Though very flat, the hide was marked with faint, curved striations. Max explained that these whitish marks were the vestiges of wrinkles resulting from the skin stretching along the cow's back when the animal was alive. Max used nails to tack the hide to his work bench to hold it in place and explained that because of these striations, belts are always cut across the hide — perpendicular to the animal's spine — because the leather is more rigid. If a belt was cut along the animal's spine, over its lifetime the belt would stretch more than is desirable.
Max used a long metal ruler and a box cutter to cut a straight line across the hide.
Because the width of a belt is determined by its buckle, it was time to pick mine. This is Max's drawer full of buckles. Cool, right? I picked a medium-sized brass buckle with a slightly octagonal shape. You can find new belt buckles at jewelry, craft, and Western supply stores, or search for old ones on eBay and Etsy.
I wanted the buckle to have a brushed look instead of the shiny finish it came with. You can achieve that by sanding the buckle with a fine grit sanding block.
Follow the sanding block with steel wool. If you work the steel wool in a circular pattern, you'll get a consistent look without any visible strokes.
Next, measure the inside of the belt buckle to determine how wide the belt strap should be. Mine was just over 1 1/4". Max explained that belts look and fit best when the strap fits very snugly in the buckle, so we cut the leather at 1 5/16". Again, you probably won't need to do this because belt blanks are available in a variety of sizes, but I enjoyed seeing how Max makes belts from scratch.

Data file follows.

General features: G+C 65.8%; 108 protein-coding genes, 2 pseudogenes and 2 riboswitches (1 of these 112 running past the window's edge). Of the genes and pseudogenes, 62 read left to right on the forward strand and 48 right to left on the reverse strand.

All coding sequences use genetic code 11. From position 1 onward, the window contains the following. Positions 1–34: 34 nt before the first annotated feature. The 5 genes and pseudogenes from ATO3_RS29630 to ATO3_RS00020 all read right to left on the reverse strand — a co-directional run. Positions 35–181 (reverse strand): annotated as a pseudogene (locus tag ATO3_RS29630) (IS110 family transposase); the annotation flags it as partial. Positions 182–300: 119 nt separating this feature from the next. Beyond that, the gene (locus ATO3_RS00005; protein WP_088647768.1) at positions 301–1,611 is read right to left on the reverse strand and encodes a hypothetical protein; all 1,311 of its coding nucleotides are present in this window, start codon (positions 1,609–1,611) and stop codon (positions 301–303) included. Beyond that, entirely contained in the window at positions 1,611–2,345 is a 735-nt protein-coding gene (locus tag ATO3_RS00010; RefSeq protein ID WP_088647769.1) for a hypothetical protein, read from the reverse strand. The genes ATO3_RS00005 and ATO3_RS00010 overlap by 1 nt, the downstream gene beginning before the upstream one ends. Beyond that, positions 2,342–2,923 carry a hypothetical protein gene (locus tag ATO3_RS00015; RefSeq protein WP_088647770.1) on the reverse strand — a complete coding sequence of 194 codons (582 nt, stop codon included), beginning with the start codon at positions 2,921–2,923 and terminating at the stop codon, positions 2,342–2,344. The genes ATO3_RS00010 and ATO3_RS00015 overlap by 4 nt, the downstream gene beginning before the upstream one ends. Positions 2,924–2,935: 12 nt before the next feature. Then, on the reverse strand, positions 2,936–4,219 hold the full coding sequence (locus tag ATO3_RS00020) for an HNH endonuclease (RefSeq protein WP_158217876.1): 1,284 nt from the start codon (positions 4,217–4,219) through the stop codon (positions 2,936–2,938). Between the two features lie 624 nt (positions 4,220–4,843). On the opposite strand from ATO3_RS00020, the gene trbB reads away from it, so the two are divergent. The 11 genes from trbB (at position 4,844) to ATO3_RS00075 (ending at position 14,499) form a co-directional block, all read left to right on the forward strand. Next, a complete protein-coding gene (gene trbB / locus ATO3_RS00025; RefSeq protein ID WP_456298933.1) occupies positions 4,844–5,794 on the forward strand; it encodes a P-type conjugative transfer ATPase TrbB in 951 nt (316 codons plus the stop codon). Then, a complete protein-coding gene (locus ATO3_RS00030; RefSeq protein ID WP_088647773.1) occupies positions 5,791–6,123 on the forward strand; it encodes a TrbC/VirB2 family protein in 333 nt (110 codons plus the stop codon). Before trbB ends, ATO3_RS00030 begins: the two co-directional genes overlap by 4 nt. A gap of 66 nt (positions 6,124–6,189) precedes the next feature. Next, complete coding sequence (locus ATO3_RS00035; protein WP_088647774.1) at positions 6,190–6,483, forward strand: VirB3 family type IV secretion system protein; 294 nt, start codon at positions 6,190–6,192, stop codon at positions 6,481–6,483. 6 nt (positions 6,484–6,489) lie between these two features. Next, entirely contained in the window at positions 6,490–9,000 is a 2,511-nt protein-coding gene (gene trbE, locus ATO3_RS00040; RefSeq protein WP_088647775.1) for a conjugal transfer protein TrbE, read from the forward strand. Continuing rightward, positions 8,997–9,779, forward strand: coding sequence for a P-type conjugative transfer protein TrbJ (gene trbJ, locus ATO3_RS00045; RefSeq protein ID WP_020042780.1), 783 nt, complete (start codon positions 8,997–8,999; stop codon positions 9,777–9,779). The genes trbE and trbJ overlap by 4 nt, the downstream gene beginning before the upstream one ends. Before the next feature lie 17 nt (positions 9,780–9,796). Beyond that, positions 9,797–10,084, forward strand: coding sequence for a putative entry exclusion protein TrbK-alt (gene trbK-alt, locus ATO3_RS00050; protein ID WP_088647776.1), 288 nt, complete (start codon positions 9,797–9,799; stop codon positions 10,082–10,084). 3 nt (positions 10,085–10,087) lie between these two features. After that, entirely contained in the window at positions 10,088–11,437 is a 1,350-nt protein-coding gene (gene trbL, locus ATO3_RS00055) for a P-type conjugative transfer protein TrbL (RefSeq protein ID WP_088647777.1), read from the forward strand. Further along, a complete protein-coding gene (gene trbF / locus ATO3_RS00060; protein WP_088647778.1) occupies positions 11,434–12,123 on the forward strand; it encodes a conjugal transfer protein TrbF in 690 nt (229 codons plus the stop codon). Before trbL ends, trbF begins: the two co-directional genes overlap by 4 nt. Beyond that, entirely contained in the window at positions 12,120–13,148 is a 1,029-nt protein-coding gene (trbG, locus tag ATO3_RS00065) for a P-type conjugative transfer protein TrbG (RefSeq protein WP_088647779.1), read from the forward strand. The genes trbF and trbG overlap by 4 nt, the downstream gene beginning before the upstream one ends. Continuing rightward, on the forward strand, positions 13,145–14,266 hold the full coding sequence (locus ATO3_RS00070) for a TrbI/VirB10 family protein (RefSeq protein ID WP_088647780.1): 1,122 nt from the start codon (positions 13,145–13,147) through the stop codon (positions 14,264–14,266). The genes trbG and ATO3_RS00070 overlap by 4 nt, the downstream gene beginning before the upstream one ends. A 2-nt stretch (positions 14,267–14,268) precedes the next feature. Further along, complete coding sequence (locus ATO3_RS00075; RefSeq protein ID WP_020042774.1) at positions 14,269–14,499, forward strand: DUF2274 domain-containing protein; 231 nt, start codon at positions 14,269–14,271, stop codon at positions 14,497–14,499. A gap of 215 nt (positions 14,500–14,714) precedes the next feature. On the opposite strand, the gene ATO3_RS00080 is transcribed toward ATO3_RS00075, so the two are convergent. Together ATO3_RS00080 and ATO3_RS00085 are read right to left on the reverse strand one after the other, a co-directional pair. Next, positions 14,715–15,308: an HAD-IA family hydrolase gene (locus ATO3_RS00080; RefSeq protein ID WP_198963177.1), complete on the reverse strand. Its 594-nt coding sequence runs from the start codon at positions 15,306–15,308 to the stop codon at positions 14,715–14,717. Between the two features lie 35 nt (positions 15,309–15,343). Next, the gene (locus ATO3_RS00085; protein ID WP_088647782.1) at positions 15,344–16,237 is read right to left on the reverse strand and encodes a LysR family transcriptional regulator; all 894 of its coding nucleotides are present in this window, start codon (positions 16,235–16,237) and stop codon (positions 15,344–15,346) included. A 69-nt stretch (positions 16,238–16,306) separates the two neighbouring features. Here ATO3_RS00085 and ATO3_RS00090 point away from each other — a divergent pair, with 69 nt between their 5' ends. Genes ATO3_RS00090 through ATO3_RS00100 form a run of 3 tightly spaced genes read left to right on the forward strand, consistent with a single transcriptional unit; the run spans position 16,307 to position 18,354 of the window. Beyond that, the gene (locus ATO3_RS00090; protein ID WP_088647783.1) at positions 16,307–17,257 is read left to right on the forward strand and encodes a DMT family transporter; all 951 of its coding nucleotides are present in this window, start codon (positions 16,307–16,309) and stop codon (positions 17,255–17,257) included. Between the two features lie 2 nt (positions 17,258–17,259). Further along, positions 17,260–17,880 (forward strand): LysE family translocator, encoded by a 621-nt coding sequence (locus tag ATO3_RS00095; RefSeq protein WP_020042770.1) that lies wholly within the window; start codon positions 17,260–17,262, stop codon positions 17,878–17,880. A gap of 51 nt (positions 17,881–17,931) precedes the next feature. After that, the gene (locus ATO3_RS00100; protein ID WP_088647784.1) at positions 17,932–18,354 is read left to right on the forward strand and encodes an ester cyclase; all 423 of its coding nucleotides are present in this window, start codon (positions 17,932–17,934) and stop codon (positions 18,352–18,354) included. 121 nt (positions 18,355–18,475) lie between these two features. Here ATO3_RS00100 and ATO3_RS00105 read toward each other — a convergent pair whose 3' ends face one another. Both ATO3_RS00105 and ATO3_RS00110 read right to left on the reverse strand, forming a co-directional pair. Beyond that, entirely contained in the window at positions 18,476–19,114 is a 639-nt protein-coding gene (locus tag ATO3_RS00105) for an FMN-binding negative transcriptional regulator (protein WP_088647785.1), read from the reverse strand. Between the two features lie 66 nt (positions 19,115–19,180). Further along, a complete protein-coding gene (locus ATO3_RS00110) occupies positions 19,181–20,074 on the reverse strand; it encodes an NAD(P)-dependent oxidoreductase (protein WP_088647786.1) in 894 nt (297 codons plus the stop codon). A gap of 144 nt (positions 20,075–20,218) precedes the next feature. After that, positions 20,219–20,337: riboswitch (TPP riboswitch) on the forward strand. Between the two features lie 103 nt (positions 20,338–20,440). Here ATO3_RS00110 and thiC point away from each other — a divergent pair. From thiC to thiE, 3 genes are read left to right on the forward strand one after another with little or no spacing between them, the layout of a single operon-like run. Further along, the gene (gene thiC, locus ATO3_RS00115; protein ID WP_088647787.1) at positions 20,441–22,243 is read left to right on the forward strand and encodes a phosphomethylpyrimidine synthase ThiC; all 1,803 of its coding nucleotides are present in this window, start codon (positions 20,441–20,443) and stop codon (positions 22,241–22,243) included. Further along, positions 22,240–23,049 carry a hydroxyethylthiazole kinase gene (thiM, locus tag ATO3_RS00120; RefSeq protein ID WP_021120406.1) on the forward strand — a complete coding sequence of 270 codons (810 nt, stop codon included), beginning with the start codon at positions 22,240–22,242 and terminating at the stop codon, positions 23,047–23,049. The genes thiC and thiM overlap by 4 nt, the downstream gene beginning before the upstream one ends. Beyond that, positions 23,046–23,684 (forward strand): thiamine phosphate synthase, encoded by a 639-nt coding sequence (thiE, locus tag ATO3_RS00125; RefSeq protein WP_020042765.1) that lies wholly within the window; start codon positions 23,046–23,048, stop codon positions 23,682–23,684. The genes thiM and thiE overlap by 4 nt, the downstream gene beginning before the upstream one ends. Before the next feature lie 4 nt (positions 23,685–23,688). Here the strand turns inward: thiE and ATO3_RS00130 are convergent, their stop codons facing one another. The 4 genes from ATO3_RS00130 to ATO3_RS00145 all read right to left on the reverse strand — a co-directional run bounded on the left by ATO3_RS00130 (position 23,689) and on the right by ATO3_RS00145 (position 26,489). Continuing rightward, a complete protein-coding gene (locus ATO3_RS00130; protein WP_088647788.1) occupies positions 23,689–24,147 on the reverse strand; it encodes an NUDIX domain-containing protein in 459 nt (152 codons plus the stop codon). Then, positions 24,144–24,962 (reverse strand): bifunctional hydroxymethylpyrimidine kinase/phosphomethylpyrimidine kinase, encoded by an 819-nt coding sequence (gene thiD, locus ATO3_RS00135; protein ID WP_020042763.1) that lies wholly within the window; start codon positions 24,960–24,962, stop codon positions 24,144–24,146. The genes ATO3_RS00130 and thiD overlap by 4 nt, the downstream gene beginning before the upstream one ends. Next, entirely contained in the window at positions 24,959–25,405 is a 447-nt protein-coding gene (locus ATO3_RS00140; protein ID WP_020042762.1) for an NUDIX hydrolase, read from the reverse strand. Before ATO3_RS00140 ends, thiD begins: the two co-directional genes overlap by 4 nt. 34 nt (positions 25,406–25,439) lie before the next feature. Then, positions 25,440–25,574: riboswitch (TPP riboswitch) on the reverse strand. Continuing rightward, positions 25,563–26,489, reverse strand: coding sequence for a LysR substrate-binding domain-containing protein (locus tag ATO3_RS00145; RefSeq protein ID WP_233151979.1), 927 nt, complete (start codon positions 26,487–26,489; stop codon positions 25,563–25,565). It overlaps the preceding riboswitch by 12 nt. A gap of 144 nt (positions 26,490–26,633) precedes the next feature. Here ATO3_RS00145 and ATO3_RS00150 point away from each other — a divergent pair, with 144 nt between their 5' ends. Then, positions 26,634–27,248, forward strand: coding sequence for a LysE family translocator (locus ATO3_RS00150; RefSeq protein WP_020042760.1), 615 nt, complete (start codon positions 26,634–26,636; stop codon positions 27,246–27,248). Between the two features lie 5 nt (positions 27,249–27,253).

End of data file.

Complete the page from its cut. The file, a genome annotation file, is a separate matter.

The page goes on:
To make sure the whole length of the belt strap is exactly, perfectly, completely 100% the same width, Max uses this tool. It has a vertical blade and a metal ruler — you turn a screw to set the blade at the exact width you want, and the ergonomic handle has a guide that lines up with the cut edge of the leather hide.
Max cut the belt strap with the tool. See how it fits perfectly into the buckle?
Normally, Max will cut 30 or 40 belt straps at a time. But today we just did one. Here he is, rolling up the rest of the hide for later.
Now you have to edge the belt strap. There are special tools for this that Max normally uses, but if you're doing this at home, you can also use an x-acto knife. You want to bevel the edges of the leather just slightly — on the front (grain side) and back (suede side) of the belt. Working on the grain side of the belt, hold the knife at a slight angle, and aim to take off about 1 millimeter of leather in one long ribbon. On the suede side of the belt, take off closer to 2 millimeters. You want to use long, smooth strokes, and work with a sharp blade so as not to snag the top grain of the leather.
Max says he can tell when he's done a good job edging a belt by the ribbons of leather that he removes, which should be long and even.
Now the strap is edged and ready, it's time to dye the leather. (If you're working with a raw belt blank that you intend to dye, now is when you'll rejoin this tutorial. If you're working with a belt blank that's already finished in the color that you want, scroll down until the instructions start to explain how to set the buckle.) Wrap the belt strap around your waist and overlap it by about a foot, then cut off the rest to leave a scrap of leather. Test your dye on the scrap. To dye leather, Max recommends Fiebing's brand dyes. (They sell small bottles of dye, too, not just these industrial-size ones Max uses.) The dye works instantly, is permanent, and comes in a variety of colors.